A triad of cyanosis, polycythemia, and clubbing was first described by Reading to heighten clinical suspicion of brain abscess of embolic origin. [10] However, in the present case no significant cCHD or any features of the clinical triad were noted. The shunt was mainly left to right. However, the defect in the superior part of the atrial septum with the absence of the ridge of the right upper pulmonary vein might have resulted in the admixture of venous blood from superior vena cava with the left atrial blood. This admixture of blood can lead to the paradoxical embolus and intracerebral abscesses as was also reported by Abdulla R et al. [11] The process was without any anatomical or physiological changes, i.e., right heart dilatation or rise in PAP at that stage. With progression of the condition, increasing blood volume was shunted into the right heart causing it to dilate without any rise in PAP. The shunt continued left to right and patient remaining acyanotic. At this stage, 3 years after her admission, the condition was identified by TTE and confirmed by TEE. Sinus venosus ASD, a rare form of congenital heart disease can be missed on TTE performed routinely in the evaluation of brain abscess. It is prudent to assume that the cause of cerebral abscess in cryptogenic brain abscesses is a missed or silent ASD unless proved otherwise. TEE is the most sensitive test to diagnose sinus venosus ASD [12],[13] and should be carried out in situations where no plausible pathology is identified.

Treatment of such an abscess requires meticulous and judicious approach. [14] The largest lesion is tapped, abscess decompressed and pus sampled. The abscess adjacent to right thalamus in the present case enlarged and caused obstructive hydrocephalus. The abscess was decompressed and the obstruction released. The patient then made good recovery with antibiotics. Hyperbaric oxygen is another treatment modality that is proven effective and help recover faster. [15],[16] Pus did not grow any bacteria. Only Gram stain showed gram positive cocci in chains and based on this information, she was treated with broad spectrum antibiotics for almost 3 months and got cured. However, abscess wall took a long time to get resolved, almost 30 months on MRI. Such a combined approach results in high cure rate, higher than 90%. [2] However, in spite of all advances, the morbidity and mortality remain high, 32% in one study due to failure to control intracranial and systemic infection [6] and is dependent on neurological status on initial presentation and socio-economic status of the patient.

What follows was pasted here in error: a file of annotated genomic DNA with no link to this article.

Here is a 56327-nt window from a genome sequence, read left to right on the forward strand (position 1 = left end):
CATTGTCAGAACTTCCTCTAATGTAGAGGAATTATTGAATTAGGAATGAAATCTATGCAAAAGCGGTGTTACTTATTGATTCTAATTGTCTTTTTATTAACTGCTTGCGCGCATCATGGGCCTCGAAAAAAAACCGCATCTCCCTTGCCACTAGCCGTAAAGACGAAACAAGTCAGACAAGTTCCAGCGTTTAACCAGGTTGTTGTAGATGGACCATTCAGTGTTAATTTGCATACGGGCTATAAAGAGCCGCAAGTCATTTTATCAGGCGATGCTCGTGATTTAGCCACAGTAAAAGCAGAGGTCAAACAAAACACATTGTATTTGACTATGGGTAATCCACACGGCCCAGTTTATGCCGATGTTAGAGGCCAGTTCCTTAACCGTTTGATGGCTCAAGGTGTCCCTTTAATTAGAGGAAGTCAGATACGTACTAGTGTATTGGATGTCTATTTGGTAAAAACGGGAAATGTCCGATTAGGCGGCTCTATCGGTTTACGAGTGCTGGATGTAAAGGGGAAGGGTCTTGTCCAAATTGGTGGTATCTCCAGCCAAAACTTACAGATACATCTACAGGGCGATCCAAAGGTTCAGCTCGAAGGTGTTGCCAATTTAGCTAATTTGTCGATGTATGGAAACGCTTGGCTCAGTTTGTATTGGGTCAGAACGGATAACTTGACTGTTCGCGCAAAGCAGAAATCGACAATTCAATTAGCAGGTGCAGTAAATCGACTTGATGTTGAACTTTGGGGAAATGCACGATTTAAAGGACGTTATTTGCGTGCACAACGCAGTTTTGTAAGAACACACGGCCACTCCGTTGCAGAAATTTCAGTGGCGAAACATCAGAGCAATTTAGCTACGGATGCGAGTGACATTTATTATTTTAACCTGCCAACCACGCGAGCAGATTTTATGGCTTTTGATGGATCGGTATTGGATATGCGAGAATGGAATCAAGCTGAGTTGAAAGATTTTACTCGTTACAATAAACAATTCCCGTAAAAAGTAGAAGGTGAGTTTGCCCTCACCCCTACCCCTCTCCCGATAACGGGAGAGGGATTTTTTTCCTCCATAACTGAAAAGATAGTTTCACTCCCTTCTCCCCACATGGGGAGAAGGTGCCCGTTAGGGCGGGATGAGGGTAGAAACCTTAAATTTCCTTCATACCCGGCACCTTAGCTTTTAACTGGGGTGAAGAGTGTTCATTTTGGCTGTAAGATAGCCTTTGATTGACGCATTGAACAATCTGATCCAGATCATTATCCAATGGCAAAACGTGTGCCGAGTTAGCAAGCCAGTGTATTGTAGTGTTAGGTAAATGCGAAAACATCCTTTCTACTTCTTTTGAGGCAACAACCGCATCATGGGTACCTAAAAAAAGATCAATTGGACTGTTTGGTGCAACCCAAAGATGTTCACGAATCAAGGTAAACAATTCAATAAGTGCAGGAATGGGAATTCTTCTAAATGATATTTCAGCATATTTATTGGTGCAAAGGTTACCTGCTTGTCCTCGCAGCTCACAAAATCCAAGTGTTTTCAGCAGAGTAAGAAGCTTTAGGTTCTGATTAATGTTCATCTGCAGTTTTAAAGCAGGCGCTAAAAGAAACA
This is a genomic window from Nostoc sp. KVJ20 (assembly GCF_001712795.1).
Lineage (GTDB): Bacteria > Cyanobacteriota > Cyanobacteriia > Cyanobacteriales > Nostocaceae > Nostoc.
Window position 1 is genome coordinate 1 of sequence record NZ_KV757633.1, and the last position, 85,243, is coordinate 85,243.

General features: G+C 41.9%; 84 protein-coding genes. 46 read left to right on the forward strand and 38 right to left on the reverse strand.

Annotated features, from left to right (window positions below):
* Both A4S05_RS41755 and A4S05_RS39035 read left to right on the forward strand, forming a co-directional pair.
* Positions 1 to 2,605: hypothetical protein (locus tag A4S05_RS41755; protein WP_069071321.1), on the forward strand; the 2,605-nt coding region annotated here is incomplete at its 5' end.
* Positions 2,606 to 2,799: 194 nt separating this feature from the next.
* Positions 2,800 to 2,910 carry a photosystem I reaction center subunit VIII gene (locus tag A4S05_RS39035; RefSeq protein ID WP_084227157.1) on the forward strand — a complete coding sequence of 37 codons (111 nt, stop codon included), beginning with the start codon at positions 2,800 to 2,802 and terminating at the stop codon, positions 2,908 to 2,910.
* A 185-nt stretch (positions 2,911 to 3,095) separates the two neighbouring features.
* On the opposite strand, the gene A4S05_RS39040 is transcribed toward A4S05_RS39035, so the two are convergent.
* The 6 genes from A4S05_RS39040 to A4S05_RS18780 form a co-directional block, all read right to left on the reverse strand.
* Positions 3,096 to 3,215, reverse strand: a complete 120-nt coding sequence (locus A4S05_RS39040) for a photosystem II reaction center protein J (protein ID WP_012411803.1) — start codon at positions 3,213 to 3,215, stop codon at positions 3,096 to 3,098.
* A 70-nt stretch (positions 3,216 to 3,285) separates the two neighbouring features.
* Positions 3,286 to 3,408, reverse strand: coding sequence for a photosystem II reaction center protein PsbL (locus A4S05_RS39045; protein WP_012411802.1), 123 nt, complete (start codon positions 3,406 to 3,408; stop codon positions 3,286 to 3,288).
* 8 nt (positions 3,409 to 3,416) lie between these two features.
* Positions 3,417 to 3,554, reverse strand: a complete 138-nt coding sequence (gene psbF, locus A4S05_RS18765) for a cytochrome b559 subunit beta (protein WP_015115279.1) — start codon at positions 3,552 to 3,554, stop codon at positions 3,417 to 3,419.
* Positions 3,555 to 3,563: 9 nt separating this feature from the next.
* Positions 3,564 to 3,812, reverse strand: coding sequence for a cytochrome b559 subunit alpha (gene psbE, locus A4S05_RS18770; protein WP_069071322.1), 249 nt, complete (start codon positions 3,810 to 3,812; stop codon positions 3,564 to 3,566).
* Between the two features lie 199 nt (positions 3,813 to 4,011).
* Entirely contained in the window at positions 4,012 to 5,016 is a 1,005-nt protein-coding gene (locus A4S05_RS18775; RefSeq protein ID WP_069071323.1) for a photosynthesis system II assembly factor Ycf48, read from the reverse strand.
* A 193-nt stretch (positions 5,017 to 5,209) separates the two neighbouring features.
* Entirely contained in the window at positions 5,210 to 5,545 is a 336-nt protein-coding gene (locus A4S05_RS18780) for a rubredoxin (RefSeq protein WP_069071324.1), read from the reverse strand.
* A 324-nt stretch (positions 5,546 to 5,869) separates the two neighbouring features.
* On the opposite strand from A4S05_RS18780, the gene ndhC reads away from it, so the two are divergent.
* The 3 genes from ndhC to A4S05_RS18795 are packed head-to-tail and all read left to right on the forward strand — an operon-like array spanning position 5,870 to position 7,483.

Conclusion Top


Present study highlights the management complexity associated with multiple intracranial abscesses. In the absence of any definite etiology, a metastatic abscess should be considered due to a silent sinus venosus ASD and anomalous pulmonary drainage. The patient was treated on empirical basis and made a good recovery.

 
  References Top

1.Ghafoor T, Amin MU. Multiple brain abscesses in a child with congenital cyanotic heart disease. J Pak Med Assoc 2006;56:603-5.  Back to cited text no. 1
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2.Han S, Lim DJ, Chung YG, Cho TH, Lim SJ, Kim WJ, et al. The multiple brain abscesses associated with congenital pulmonary arteriovenous malformations: A case report. J Korean Med Sci 2002;17:407-11.  Back to cited text no. 2